Clinical mobility and security on tap for mHealth Summit
November 1, 2014 in Medical Technology
“The technology is proliferating, the price points are making technologies much more viable either as a consumer product or a clearer return on investment for payers and providers that use them in conjunction with patient care,” said Steve Savas, managing director of clinical services at Accenture. “That’s the real inflection point that’s happening.”
Take Intermountain Healthcare, for instance. The health network has 71 mobile and telehealth projects underway, including a gyrometer and even a smartwatch issued to patients, not to mention social networking apps for Facebook, Twitter and Yammer — which Chief Information Security Officer Karl West said the hospital uses to communicate with patients.
As with many providers, such a range of new technologies invariably opens up a host of security issues and risks.
“When we ask CIOs and other healthcare privacy and security professionals what their biggest concern is, mobile is often the first word out of their mouths,” said Mike Moran, program director for the Privacy Security Symposium. “And it’s not just BYOD. It’s mobile apps, sensors and wearables, malware and medical devices, clinicians devising clever workarounds … the list goes on.”
The Healthcare IT News Privacy Security Symposium is one of two new key additions to this year’s mHealth Summit, running from Dec. 7-11 near Washington, D.C; the other is the Clinical Mobility Forum, also sponsored by mHealth News sister site Healthcare IT News.
“The Clinical Mobility Forum is focused on how mHealth is impacting providers in terms of workflow, efficiencies and patient outcomes, and how hospitals and health systems are adapting to, succeeding and adjusting strategy to plan for mobility,” said mHealth Summit program director Janna Guinen.
Attendees to both day-long events will learn about best practices, successes and challenges related to planning for and implementing mobility and security at all levels, from program development and rollout, to strategic planning for the enterprise and onboarding new technologies.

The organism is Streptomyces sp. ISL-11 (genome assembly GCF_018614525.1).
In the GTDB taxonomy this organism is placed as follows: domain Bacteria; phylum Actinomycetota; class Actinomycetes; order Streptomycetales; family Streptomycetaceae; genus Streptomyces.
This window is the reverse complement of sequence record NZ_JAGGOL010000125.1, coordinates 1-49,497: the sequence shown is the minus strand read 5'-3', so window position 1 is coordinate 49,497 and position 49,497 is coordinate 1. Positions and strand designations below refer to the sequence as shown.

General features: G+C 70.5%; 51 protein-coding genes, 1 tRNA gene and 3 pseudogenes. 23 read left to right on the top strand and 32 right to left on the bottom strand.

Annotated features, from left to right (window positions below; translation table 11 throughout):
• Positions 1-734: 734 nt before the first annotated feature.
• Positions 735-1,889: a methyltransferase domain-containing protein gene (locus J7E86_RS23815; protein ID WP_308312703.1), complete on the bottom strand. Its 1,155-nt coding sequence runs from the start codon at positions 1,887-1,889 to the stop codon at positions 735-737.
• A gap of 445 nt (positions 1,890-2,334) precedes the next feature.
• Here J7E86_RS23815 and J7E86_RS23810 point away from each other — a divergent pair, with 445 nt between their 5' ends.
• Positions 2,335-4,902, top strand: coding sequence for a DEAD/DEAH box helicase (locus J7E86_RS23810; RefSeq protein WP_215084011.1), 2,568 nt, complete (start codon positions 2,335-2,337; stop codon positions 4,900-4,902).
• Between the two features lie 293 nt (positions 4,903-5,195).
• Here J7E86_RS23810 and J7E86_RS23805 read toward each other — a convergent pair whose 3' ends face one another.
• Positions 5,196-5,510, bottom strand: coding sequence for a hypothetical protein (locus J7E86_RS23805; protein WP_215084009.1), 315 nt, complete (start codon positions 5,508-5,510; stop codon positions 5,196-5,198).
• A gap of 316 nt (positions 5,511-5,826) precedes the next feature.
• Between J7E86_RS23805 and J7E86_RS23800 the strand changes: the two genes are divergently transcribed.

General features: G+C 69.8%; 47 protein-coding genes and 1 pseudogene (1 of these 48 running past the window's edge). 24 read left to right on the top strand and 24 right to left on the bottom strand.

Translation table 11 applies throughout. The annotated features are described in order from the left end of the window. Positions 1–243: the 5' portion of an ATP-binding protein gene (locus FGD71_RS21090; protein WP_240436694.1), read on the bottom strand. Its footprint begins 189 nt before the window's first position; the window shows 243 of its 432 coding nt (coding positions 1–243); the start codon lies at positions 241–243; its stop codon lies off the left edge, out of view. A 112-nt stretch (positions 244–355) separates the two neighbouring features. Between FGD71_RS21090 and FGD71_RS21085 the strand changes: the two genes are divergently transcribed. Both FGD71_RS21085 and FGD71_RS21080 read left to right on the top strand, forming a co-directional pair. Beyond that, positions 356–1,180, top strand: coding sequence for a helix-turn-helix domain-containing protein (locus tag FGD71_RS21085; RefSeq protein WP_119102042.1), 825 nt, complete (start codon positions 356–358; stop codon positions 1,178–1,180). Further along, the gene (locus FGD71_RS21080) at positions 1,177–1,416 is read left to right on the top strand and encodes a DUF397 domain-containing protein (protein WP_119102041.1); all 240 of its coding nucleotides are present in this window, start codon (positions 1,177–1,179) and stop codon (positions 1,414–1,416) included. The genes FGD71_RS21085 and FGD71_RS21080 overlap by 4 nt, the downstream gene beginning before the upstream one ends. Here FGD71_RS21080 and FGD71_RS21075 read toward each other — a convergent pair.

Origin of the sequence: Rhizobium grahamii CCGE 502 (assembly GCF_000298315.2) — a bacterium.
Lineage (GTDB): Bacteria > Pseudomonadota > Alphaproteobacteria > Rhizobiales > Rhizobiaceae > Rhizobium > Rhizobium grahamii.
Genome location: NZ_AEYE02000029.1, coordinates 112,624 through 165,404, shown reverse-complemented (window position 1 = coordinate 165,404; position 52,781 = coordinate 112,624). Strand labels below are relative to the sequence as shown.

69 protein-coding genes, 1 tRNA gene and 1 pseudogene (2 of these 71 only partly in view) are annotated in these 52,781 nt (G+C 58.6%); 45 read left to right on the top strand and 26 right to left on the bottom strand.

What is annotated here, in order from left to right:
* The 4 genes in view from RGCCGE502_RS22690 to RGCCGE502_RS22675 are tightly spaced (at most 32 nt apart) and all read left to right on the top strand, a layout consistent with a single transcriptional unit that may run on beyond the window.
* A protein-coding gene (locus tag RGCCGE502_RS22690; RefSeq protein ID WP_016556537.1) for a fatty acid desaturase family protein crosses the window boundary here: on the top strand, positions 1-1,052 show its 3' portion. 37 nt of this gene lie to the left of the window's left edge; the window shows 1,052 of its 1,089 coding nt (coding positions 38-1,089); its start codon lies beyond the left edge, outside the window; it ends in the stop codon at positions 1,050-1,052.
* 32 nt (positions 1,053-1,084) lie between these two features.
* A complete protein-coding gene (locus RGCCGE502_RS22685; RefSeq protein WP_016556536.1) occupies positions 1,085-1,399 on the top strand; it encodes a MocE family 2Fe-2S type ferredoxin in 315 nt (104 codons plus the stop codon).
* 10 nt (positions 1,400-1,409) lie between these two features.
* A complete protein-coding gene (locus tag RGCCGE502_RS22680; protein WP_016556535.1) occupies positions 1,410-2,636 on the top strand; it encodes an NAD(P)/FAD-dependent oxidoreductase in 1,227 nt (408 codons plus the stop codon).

West is scheduled to open the Privacy and Security Symposium on Sunday, Dec. 7, with a keynote address titled “Enabling Mobile Healthcare: Privacy Security in an Era of Accelerating Change.”
“If we’re going to embrace this mobile world,” he said, “the way to do it is to find ways to enable, monitor, audit, control and put protections around the health data that is so vital.”
West will kick off the day by discussing Intermountain’s comprehensive architecture and methodologies for securing mobile apps and devices as well as social networking tools.
Among the highlights at the Clinical Mobility Forum, which takes place on Tuesday, Dec. 9, will be an open mic session featuring Ricky Bloomfield, MD, director of mobile technology strategy at Duke Medicine, and Richard Milani, MD, chief clinical transformation officer at the Ochsner Health System — two of the first networks to link their electronic health records software to Apple’s HealthKit.
This story originally appeared on Healthcare IT News sister site mHealth News.